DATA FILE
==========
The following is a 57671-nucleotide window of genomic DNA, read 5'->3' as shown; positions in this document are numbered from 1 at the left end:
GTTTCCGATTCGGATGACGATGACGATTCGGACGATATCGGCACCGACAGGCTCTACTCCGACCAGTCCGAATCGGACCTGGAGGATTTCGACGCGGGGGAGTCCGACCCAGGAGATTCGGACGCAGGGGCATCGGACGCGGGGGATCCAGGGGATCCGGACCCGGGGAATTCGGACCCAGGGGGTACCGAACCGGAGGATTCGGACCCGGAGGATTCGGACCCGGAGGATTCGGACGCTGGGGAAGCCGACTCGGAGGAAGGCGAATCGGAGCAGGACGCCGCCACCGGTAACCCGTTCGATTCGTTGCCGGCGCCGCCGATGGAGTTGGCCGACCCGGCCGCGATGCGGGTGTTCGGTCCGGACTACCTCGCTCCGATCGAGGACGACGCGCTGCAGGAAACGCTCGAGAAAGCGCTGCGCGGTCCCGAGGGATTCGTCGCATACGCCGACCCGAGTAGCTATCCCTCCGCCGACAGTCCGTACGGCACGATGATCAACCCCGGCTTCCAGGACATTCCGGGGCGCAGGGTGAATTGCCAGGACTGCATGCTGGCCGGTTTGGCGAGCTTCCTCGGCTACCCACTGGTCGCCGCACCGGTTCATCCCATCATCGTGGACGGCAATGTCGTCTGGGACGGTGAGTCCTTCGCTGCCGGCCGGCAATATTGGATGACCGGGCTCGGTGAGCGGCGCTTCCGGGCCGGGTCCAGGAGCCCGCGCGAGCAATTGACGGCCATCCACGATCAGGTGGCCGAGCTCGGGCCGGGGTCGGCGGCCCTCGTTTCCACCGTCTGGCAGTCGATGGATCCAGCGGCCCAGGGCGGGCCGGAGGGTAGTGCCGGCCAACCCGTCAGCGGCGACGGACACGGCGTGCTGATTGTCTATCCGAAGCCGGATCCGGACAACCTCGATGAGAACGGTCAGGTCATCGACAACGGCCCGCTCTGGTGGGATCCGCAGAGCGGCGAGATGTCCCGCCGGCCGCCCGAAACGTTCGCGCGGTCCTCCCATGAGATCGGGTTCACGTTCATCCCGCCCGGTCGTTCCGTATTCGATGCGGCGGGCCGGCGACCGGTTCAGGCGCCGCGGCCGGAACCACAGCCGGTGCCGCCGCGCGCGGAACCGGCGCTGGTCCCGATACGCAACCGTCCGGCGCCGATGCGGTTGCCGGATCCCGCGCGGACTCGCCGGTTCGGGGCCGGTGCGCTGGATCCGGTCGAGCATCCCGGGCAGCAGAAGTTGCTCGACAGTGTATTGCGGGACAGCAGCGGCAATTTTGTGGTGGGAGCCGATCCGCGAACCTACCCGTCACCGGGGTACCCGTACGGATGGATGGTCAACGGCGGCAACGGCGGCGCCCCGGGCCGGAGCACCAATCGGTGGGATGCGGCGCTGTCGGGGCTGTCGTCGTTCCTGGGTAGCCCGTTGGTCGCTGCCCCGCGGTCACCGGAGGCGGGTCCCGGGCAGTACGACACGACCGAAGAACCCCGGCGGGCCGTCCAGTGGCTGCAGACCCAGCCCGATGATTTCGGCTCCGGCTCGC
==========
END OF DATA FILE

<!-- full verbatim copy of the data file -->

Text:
The following is a 57671-nucleotide window of genomic DNA, read 5'->3' as shown; positions in this document are numbered from 1 at the left end:
GTTTCCGATTCGGATGACGATGACGATTCGGACGATATCGGCACCGACAGGCTCTACTCCGACCAGTCCGAATCGGACCTGGAGGATTTCGACGCGGGGGAGTCCGACCCAGGAGATTCGGACGCAGGGGCATCGGACGCGGGGGATCCAGGGGATCCGGACCCGGGGAATTCGGACCCAGGGGGTACCGAACCGGAGGATTCGGACCCGGAGGATTCGGACCCGGAGGATTCGGACGCTGGGGAAGCCGACTCGGAGGAAGGCGAATCGGAGCAGGACGCCGCCACCGGTAACCCGTTCGATTCGTTGCCGGCGCCGCCGATGGAGTTGGCCGACCCGGCCGCGATGCGGGTGTTCGGTCCGGACTACCTCGCTCCGATCGAGGACGACGCGCTGCAGGAAACGCTCGAGAAAGCGCTGCGCGGTCCCGAGGGATTCGTCGCATACGCCGACCCGAGTAGCTATCCCTCCGCCGACAGTCCGTACGGCACGATGATCAACCCCGGCTTCCAGGACATTCCGGGGCGCAGGGTGAATTGCCAGGACTGCATGCTGGCCGGTTTGGCGAGCTTCCTCGGCTACCCACTGGTCGCCGCACCGGTTCATCCCATCATCGTGGACGGCAATGTCGTCTGGGACGGTGAGTCCTTCGCTGCCGGCCGGCAATATTGGATGACCGGGCTCGGTGAGCGGCGCTTCCGGGCCGGGTCCAGGAGCCCGCGCGAGCAATTGACGGCCATCCACGATCAGGTGGCCGAGCTCGGGCCGGGGTCGGCGGCCCTCGTTTCCACCGTCTGGCAGTCGATGGATCCAGCGGCCCAGGGCGGGCCGGAGGGTAGTGCCGGCCAACCCGTCAGCGGCGACGGACACGGCGTGCTGATTGTCTATCCGAAGCCGGATCCGGACAACCTCGATGAGAACGGTCAGGTCATCGACAACGGCCCGCTCTGGTGGGATCCGCAGAGCGGCGAGATGTCCCGCCGGCCGCCCGAAACGTTCGCGCGGTCCTCCCATGAGATCGGGTTCACGTTCATCCCGCCCGGTCGTTCCGTATTCGATGCGGCGGGCCGGCGACCGGTTCAGGCGCCGCGGCCGGAACCACAGCCGGTGCCGCCGCGCGCGGAACCGGCGCTGGTCCCGATACGCAACCGTCCGGCGCCGATGCGGTTGCCGGATCCCGCGCGGACTCGCCGGTTCGGGGCCGGTGCGCTGGATCCGGTCGAGCATCCCGGGCAGCAGAAGTTGCTCGACAGTGTATTGCGGGACAGCAGCGGCAATTTTGTGGTGGGAGCCGATCCGCGAACCTACCCGTCACCGGGGTACCCGTACGGATGGATGGTCAACGGCGGCAACGGCGGCGCCCCGGGCCGGAGCACCAATCGGTGGGATGCGGCGCTGTCGGGGCTGTCGTCGTTCCTGGGTAGCCCGTTGGTCGCTGCCCCGCGGTCACCGGAGGCGGGTCCCGGGCAGTACGACACGACCGAAGAACCCCGGCGGGCCGTCCAGTGGCTGCAGACCCAGCCCGATGATTTCGGCTCCGGCTCGC